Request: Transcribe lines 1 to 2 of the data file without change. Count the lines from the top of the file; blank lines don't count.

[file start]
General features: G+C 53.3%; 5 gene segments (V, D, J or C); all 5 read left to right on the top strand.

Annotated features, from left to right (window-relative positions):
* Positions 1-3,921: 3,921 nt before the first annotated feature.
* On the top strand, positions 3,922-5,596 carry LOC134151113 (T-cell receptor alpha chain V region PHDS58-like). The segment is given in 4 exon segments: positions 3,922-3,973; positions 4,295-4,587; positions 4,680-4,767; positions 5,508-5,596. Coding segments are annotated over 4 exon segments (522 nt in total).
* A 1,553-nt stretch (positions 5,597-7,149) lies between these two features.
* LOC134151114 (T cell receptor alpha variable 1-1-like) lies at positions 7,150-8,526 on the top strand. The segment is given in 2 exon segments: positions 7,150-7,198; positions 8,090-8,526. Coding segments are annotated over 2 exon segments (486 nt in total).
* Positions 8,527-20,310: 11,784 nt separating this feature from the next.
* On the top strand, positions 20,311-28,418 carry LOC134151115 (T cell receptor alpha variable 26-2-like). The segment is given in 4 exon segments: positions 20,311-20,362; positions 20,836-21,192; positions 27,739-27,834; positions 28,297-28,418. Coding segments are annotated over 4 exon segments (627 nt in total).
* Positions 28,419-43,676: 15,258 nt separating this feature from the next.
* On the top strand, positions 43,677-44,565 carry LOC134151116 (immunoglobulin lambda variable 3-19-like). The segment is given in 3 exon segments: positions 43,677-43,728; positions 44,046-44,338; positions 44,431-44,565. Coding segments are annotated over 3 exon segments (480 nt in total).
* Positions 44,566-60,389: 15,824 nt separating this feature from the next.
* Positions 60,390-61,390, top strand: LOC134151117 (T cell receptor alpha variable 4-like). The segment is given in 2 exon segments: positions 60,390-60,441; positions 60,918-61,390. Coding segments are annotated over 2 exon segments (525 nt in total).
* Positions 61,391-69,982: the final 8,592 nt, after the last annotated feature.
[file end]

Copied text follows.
General features: G+C 53.3%; 5 gene segments (V, D, J or C); all 5 read left to right on the top strand.

Annotated features, from left to right (window-relative positions):